March 3, 2023

Second Sunday of Lent / Msgr. Owen F. Campion

The Sunday Readings

Msgr. Owen CampionThe Book of Genesis is the source of the first reading for Mass this weekend. As its name implies, Genesis reveals the divine origin of life and the divine plan in the forming of the Hebrew people.

First and foremost, Genesis is a splendidly vivid revelation of God’s majesty and power, but also of the dignity of humanity and purpose of life.

It is a great pity that this marvelous book has been so tortured and misconstrued by well-meaning, but uninformed readers over the years. The message of Genesis is not about the details of how creation occurred.

This weekend’s reading is about Abraham. Considered by scholars to have been an actual person and not a myth, Abraham is regarded as the father of the Jewish people.

The reading makes several points. God is active in human affairs, communicates with humans and they with God.

Abraham has a very strong faith. God rewards this faith by pledging that Abraham’s descendants, until the end of time, will be his special people. It is not a dignity conferred without obligation. Descendants of Abraham must be loyal to God and, by their lives of faith, reveal him to the world.

For its second reading, this weekend’s liturgy presents a passage from St. Paul’s Second Epistle to Timothy.

Timothy was a disciple of Paul. The Church venerates Timothy as a great saint, important in the formation of the Church. According to the New Testament, Timothy was the son of a pagan father and a devout Jewish mother. He was Paul’s secretary at one point and once was imprisoned with Paul, although eventually released. Tradition holds that Timothy was the first bishop of Ephesus, then a major city, its present ruins on the Mediterranean coast of modern Turkey.

Paul encourages Timothy to be strong in his Christian belief despite difficulties and obstacles.

St. Matthew’s Gospel furnishes the last reading. It is the story of the transfiguration, ablaze with symbols of God with which any Jew instantly would have been familiar, as these images appear throughout the Hebrew Scriptures.

In these Scriptures, brilliant light, mountaintops and pure white all symbolized God. Finally, on either side of Jesus were Moses and Elijah, the great heroes of the Hebrew religious tradition.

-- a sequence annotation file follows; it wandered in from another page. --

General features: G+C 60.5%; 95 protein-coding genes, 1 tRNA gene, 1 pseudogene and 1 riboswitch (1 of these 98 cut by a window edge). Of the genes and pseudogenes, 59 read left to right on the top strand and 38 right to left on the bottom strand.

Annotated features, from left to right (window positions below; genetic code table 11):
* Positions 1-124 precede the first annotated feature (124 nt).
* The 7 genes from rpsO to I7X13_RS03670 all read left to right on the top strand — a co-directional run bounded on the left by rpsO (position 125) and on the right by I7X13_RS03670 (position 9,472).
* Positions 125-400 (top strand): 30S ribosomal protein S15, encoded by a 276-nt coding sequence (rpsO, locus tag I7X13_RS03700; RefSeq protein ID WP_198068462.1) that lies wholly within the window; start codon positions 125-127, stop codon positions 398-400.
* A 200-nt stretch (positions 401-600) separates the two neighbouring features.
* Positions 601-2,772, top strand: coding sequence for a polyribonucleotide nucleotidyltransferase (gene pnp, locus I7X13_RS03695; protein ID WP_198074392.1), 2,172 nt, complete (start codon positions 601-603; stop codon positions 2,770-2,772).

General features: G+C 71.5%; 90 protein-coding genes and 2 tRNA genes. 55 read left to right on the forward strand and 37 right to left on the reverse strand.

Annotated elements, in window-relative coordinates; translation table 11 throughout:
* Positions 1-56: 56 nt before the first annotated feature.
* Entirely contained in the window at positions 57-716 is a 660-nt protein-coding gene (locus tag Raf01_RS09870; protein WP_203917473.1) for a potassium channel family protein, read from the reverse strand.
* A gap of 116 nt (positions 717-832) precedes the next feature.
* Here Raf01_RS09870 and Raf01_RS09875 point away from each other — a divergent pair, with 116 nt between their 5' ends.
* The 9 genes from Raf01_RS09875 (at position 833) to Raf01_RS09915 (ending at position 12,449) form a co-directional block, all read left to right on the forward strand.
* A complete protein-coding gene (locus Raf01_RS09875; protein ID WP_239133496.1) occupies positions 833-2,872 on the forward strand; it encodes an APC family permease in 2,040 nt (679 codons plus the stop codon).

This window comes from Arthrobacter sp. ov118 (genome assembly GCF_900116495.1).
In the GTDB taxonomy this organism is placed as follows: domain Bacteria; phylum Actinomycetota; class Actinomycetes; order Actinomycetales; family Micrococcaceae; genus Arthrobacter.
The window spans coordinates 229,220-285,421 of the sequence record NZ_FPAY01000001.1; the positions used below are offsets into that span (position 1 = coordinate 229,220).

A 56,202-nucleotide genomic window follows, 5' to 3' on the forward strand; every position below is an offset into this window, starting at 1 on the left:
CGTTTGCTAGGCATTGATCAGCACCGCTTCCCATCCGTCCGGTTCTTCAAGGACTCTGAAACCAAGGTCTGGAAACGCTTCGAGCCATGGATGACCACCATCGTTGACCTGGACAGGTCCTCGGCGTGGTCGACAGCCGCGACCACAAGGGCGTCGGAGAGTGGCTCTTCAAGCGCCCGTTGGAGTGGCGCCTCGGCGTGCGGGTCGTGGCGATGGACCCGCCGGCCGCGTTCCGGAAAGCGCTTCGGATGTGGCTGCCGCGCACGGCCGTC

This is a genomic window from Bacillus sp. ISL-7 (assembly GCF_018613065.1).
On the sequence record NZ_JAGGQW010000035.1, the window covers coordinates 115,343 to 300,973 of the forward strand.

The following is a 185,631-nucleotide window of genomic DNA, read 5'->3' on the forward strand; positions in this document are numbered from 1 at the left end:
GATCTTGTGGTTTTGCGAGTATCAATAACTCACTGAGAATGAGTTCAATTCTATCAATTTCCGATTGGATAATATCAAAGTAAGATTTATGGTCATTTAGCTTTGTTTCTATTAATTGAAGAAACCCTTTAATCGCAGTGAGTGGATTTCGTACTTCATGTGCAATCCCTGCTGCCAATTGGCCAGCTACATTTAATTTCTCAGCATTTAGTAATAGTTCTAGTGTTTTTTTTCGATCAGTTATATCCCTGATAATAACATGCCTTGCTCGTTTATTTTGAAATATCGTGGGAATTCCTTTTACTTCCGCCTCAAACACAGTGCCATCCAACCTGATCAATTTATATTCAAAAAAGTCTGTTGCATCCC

This scene utterly contrasts with that of Calvary. Instead of shimmering clothes, Jesus is crucified after being stripped of his garments. Instead of glowing clouds and brilliant light, darkness surrounds the cross.


Lent is little more than one week along, and already the Church is encouraging us and reinforcing our faith, just as Jesus strengthened the faith of the Apostles who stood trembling and in dismay before the divine sight manifested on the mountain.

The message is clear. Jesus is God, active and present among us.

To be saved, we must believe and in our belief we must commit our lives to Christ. This is hard.

Abraham is critically a part of this weekend’s lesson as an example. He was firmly loyal to his faith in God regardless.

Nowhere in these readings is any account of the crucifixion, no reference to Calvary. Nevertheless, the event of the Lord’s death on the cross is essential to understanding fully this weekend’s message.

Calvary represents the world. It was seemingly for a moment the triumph of earthly power and human sin over good. Jesus died, but then came the wonder of Easter.

Every human being can be tricked into assuming that earthly things or earthly satisfaction will bring them reward. Instead of reward, sinning brings death. All around it is gloom.

So, the Church counsels us. Have faith, see beyond the gloom, rejoice in the light of Jesus. Remember the transfiguration, and remember Abraham, our model of absolute faith. Remember what truly matters in life. †

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